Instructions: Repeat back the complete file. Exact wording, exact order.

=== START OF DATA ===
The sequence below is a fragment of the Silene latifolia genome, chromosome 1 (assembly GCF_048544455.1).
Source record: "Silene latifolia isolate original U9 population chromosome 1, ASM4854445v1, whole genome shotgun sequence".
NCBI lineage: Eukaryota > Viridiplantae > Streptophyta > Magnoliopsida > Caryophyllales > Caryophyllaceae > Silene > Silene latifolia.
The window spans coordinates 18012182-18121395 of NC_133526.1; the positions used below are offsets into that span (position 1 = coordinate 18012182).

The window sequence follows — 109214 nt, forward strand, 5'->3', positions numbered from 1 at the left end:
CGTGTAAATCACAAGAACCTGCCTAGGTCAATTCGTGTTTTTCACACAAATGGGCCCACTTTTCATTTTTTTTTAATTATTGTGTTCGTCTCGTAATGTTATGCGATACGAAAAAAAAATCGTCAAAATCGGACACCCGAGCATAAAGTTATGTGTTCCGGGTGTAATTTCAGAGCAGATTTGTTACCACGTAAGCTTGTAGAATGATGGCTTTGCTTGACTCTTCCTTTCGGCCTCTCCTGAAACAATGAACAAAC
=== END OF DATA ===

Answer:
The sequence below is a fragment of the Silene latifolia genome, chromosome 1 (assembly GCF_048544455.1).
Source record: "Silene latifolia isolate original U9 population chromosome 1, ASM4854445v1, whole genome shotgun sequence".
NCBI lineage: Eukaryota > Viridiplantae > Streptophyta > Magnoliopsida > Caryophyllales > Caryophyllaceae > Silene > Silene latifolia.
The window spans coordinates 18012182-18121395 of NC_133526.1; the positions used below are offsets into that span (position 1 = coordinate 18012182).

The window sequence follows — 109214 nt, forward strand, 5'->3', positions numbered from 1 at the left end:
CGTGTAAATCACAAGAACCTGCCTAGGTCAATTCGTGTTTTTCACACAAATGGGCCCACTTTTCATTTTTTTTTAATTATTGTGTTCGTCTCGTAATGTTATGCGATACGAAAAAAAAATCGTCAAAATCGGACACCCGAGCATAAAGTTATGTGTTCCGGGTGTAATTTCAGAGCAGATTTGTTACCACGTAAGCTTGTAGAATGATGGCTTTGCTTGACTCTTCCTTTCGGCCTCTCCTGAAACAATGAACAAAC